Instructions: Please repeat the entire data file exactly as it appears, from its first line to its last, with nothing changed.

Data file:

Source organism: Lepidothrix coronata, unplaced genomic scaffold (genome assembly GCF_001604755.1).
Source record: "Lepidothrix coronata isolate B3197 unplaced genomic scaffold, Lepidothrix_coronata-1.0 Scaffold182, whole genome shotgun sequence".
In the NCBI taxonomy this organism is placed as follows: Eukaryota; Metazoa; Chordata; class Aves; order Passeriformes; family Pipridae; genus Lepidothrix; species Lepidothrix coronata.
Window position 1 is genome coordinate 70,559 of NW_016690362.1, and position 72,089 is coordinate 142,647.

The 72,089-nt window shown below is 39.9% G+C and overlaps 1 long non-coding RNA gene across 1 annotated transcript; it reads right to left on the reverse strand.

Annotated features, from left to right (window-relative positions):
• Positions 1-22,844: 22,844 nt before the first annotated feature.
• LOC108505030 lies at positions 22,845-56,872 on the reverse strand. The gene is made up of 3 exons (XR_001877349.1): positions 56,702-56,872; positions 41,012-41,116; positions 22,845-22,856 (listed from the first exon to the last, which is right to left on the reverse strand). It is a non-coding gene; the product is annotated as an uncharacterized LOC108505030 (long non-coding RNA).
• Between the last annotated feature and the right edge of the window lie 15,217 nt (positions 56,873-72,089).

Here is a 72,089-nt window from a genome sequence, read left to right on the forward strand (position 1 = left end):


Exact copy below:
Source organism: Lepidothrix coronata, unplaced genomic scaffold (genome assembly GCF_001604755.1).
Source record: "Lepidothrix coronata isolate B3197 unplaced genomic scaffold, Lepidothrix_coronata-1.0 Scaffold182, whole genome shotgun sequence".
In the NCBI taxonomy this organism is placed as follows: Eukaryota; Metazoa; Chordata; class Aves; order Passeriformes; family Pipridae; genus Lepidothrix; species Lepidothrix coronata.
Window position 1 is genome coordinate 70,559 of NW_016690362.1, and position 72,089 is coordinate 142,647.

The 72,089-nt window shown below is 39.9% G+C and overlaps 1 long non-coding RNA gene across 1 annotated transcript; it reads right to left on the reverse strand.

Annotated features, from left to right (window-relative positions):
• Positions 1-22,844: 22,844 nt before the first annotated feature.
• LOC108505030 lies at positions 22,845-56,872 on the reverse strand. The gene is made up of 3 exons (XR_001877349.1): positions 56,702-56,872; positions 41,012-41,116; positions 22,845-22,856 (listed from the first exon to the last, which is right to left on the reverse strand). It is a non-coding gene; the product is annotated as an uncharacterized LOC108505030 (long non-coding RNA).
• Between the last annotated feature and the right edge of the window lie 15,217 nt (positions 56,873-72,089).

Here is a 72,089-nt window from a genome sequence, read left to right on the forward strand (position 1 = left end):